This is the first of an three-part series from the newly published Predator: The Life and Crimes of Serial Killer Clifford Olson, by award-winning Canadian journalist Peter Worthington. Olson died in prison a year ago, on September 30, 2011.The details of Olson's murders have never made public -- until now. After extensive interviews conducted over many years with Olson from a prison cell, and with exclusive access to sealed court records, Worthington has produced the first-ever account of Olson's heinous crimes -- and also of his childhood and life in and outside of prison. [A percentage of the proceeds from the book will go to Childfind.] Today Worthington explains how he got to know Olson, and the peculiar relationship that unfolded.
In the summer of 1989, broadcaster Arlene Bynon aired a documentary on Toronto radio station CHFI about the execution of serial killer Ted Bundy in the U.S. After the broadcast, she received a phone call from Canada's most infamous serial killer at the time -- Clifford Olson, who was serving 11 concurrent life sentences in Kingston Penitentiary for murdering 11 young people in 1980-81 in the lower mainland of British Columbia. Despite a government ban on him communicating with anyone in the media, Olson seemed to have easy access to a telephone.
Mostly what anyone knew about Olson (including me) was that he had been paid $100,000 by the Royal Canadian Mounted Police to lead them to the sites of 11 murders he said he had committed -- $10,000 per body, with one thrown in (as he said) as a "freebie." Until he confessed, the RCMP (and his lawyer, Bob Shantz), had no idea he'd murdered people. They knew him as a career criminal, but as a non-violent thief, burglar and-con man.
At his 1982 trial, Olson suddenly and unexpectedly pleaded guilty. As a consequence, there was no trial -- just his sentencing. He didn't testify in court, was never cross-examined, never interviewed, never gave a reason why or how he picked his victims. To this day, now that he's dead from cancer, Olson's motives and methods remain largely a mystery, open to conjecture.
At the time I was broadcasting daily comments on Arlene's CHFI talk show, and became party to frequent phone conversations when Olson phoned -- collect, of course. He soon began phoning me. Thus began extraordinary access to the mind, thinking and unexplored background of a serial killer.
At Olson's behest, many of his phone conversations were recorded -- with an eye to some day being broadcast. This was his narcissistic obsession. Often he would phone several times a day, although technically he was allowed only two "socialization" calls a month. When asked how this was possible in light of the Solicitor-General's ban on him contacting the media, Olson merely laughed. "We're getting away with murder with these calls, aren't we?" he chortled one day. "We're making jackasses out of these guys. They'll go crazy when they find out . . ."
In 1991, a Supreme Court judge in response to Olson's seemingly endless complaints and legal suits, admonished him to "stop whining" and noted that contrary to regulations, records showed he had made over 90 phone calls to lawyers in Toronto. Ironically, those "lawyers" were mostly Bynon and me.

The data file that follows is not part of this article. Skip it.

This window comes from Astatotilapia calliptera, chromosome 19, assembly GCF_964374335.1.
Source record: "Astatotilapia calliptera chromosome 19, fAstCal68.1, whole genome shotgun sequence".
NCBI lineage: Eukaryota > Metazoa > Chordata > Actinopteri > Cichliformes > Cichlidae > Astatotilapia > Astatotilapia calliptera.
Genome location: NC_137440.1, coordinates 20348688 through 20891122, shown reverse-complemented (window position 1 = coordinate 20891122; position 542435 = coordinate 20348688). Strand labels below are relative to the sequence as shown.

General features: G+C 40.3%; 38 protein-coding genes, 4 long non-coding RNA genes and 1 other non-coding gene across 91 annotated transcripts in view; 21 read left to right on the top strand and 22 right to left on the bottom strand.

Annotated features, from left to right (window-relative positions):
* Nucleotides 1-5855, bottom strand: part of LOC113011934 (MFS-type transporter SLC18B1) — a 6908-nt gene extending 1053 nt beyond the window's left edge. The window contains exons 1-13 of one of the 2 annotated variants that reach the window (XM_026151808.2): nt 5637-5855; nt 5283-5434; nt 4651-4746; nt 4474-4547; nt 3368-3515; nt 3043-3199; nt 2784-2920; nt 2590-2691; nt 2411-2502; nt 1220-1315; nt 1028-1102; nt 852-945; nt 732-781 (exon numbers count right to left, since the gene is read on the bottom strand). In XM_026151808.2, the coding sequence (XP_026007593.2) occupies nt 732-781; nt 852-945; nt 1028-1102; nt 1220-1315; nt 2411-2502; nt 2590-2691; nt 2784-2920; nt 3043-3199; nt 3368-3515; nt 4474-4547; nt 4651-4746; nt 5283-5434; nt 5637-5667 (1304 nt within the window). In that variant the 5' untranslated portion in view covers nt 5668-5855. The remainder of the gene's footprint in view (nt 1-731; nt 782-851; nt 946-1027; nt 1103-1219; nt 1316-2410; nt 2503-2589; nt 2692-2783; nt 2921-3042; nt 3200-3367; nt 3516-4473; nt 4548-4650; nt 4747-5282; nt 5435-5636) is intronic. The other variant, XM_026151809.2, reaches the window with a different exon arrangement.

Like many journalists, I routinely applied to visit Olson in Kingston pen, about two hours east of Toronto. Requests were usually turned down on grounds that Olson had nothing of significance to contribute, and that publicity merely fed his ego.
Then one day in early 1991, an excited Olson phoned to say that a visit with him in prison had been approved. During that summer I regularly visited Olson (average once a week), armed with a tape recorder, and was subjected to his memories and views on practically everything while he consumed a succession of Coca-Colas from a soft drink dispenser. In face-to-face meetings, he was banal, obsequious, unthreatening.
Arlene and I interested a U.S. publisher in a book, but my manuscript disappointed the publisher who wanted a Ted Bundy-like chase, with police gradually closing in on the killer.
That wasn't possible with Olson. Police had no idea there was a serial killer loose in B.C.'s Fraser Valley in 1981-82 until Olson told them. To me, that made Olson's story more unusual -- more frightening, in that an unknown and unidentifiable murderer was rampant.
Over the intervening years Olson kept phoning me. When a handcuff key was found hidden in his rectum at Kingston and his escape plans were thwarted, he was transferred to the federal penitentiary at Prince Albert, Saskatchewan. His phone calls diminished. Then when he was transferred to Ste-Anne-Des-Plaines prison in Quebec, the phone calls increased -- sometimes to four or five a day. No longer were they collect calls -- he, or the Correctional Services of Canada - apparently paid for them.
Over the years public interest in profiling serial killers increased, and TV programs like "CSI" and "Criminal Minds" made people realize the importance of studying and investigating the thinking of heinous murderers, to find a common thread to their behaviour -- which we now know exists.
But Olson was convicted without a trial--he pleaded guilty. Thus there was no public access to the 11 murders, detailed in 50-page documents he wrote describing how he killed and raped each victim. He wanted the writing embargoed until his one-year-old son reached to age of 21 "so he would better understand his father."
As time went on, Bob Shantz asked me to review the manuscript which, nearly 30 years after Olson's crimes, tells the still-unknown story of a serial killer who haunted Canada's conscience. Olson died from colon cancer Sept. 30, 2011.